It is something of a metaphor for the content of this book that it contains no illustrations. Instead, it is densely written, passionately argued and makes for demanding – and rewarding – reading. Forty years ago, the classrooms of the AF Language School rang with the assertion by émigré |Russian teachers that ‘repetition is the mother of learning’ and that technique is apparent in the pages of The Relentless Offensive. It is none the worse for that, because its arguments are complex and, ultimately, highly convincing.Air Vice Marshal 'Sandy' Hunter, RAF Historical Society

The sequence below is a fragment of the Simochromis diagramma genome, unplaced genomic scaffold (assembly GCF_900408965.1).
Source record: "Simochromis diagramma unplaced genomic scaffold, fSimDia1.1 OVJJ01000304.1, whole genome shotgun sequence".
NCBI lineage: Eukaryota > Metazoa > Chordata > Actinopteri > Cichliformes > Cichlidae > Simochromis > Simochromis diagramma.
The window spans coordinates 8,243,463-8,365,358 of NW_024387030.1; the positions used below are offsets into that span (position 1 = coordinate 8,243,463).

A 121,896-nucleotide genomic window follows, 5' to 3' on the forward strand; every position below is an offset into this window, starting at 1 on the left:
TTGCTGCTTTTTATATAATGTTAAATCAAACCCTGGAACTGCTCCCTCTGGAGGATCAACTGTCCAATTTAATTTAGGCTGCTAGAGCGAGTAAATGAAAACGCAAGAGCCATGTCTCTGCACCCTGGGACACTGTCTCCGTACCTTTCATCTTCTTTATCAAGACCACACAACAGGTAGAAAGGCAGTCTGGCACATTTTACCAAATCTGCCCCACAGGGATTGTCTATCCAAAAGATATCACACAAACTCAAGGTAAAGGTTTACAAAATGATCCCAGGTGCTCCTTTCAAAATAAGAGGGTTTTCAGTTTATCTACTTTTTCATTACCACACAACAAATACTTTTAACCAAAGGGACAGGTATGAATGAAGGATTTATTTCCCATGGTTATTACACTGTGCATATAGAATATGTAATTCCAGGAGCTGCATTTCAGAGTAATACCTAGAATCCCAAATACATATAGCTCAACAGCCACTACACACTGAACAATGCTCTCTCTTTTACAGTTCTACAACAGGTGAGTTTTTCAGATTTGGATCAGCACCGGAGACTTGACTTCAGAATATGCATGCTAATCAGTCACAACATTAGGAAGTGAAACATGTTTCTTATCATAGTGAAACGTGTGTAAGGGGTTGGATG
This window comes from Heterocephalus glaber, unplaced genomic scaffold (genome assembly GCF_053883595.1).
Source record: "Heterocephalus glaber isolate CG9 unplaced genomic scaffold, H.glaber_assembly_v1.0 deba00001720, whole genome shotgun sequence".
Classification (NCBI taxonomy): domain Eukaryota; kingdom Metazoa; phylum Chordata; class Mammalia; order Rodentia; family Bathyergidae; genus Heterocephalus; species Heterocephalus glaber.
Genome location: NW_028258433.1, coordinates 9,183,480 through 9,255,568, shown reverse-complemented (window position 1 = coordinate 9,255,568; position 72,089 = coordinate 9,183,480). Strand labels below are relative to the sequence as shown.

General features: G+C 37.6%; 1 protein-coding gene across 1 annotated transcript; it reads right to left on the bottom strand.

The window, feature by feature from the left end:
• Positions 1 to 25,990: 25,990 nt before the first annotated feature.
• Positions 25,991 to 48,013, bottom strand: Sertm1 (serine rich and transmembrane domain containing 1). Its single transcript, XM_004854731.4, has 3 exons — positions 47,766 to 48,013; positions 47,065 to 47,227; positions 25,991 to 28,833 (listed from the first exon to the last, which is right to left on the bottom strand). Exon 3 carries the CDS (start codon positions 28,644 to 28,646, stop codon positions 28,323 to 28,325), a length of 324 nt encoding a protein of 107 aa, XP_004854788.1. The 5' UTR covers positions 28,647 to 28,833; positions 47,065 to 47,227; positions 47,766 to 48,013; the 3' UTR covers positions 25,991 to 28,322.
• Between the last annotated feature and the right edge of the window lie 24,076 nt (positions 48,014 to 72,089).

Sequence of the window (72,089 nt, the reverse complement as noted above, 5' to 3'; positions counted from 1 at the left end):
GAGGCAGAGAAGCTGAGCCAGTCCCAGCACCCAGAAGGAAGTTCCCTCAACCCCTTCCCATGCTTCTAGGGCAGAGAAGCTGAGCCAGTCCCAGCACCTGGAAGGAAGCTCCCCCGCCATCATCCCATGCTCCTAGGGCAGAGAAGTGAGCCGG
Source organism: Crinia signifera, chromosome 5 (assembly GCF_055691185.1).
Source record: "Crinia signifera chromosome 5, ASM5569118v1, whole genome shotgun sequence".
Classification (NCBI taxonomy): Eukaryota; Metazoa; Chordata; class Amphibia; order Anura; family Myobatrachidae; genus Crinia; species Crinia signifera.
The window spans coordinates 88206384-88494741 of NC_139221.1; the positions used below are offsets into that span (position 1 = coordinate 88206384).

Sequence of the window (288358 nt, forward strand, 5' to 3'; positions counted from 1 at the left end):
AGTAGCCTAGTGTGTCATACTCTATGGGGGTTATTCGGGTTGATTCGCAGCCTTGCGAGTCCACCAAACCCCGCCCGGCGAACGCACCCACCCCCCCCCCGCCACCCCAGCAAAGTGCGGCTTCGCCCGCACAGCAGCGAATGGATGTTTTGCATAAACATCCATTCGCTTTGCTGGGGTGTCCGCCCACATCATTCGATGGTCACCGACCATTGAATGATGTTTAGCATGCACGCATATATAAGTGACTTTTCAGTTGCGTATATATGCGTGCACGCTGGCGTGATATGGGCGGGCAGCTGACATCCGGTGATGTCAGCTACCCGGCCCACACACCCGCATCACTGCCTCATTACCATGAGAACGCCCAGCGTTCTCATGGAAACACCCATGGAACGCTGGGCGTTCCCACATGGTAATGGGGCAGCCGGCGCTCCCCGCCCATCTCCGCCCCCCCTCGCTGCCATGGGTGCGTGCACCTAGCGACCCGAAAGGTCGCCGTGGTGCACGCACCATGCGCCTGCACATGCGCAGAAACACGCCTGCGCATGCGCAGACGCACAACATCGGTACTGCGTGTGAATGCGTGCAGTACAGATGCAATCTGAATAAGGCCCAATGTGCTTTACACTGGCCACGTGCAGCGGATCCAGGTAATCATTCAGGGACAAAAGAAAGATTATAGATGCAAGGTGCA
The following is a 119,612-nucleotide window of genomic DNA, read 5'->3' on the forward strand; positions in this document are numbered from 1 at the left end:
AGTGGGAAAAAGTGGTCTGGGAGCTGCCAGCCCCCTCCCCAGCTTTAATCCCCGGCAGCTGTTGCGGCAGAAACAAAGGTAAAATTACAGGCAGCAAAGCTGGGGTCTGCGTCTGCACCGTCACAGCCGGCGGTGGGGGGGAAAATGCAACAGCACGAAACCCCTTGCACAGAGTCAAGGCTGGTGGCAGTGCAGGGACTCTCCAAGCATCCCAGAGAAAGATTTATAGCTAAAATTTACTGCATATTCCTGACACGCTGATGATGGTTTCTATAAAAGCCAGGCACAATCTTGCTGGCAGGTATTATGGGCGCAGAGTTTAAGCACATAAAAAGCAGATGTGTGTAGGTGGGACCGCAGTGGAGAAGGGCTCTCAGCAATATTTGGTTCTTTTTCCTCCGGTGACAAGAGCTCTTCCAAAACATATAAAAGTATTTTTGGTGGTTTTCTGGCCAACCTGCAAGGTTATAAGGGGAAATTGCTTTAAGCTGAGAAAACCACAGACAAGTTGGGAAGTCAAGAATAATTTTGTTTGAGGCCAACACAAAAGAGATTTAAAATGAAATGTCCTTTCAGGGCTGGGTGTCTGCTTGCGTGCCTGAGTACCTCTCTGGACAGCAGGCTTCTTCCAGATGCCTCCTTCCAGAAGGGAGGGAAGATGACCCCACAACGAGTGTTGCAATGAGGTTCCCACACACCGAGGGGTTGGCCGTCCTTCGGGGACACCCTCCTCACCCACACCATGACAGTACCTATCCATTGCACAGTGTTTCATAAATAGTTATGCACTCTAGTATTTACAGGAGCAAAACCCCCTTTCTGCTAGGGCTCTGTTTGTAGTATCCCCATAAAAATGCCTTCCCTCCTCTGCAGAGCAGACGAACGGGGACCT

Roy Irons develops a consistent theme of dereliction in the application of Trenchard’s doctrine of the offensive – the doctrine central to the survival of the Royal Air Force in the inter-war years. Those so charged failed to perform adequately in several discrete areas of the equipment and training of Bomber Command. This book identifies key instances in which such failures were allowed to happen as a result of dogmatism, muddled thinking and beaurocratic lethargy. He is broadly even handed in his censure of the Air Staff and of the specialist Armament Departments and the tale he tells has a relevance even today.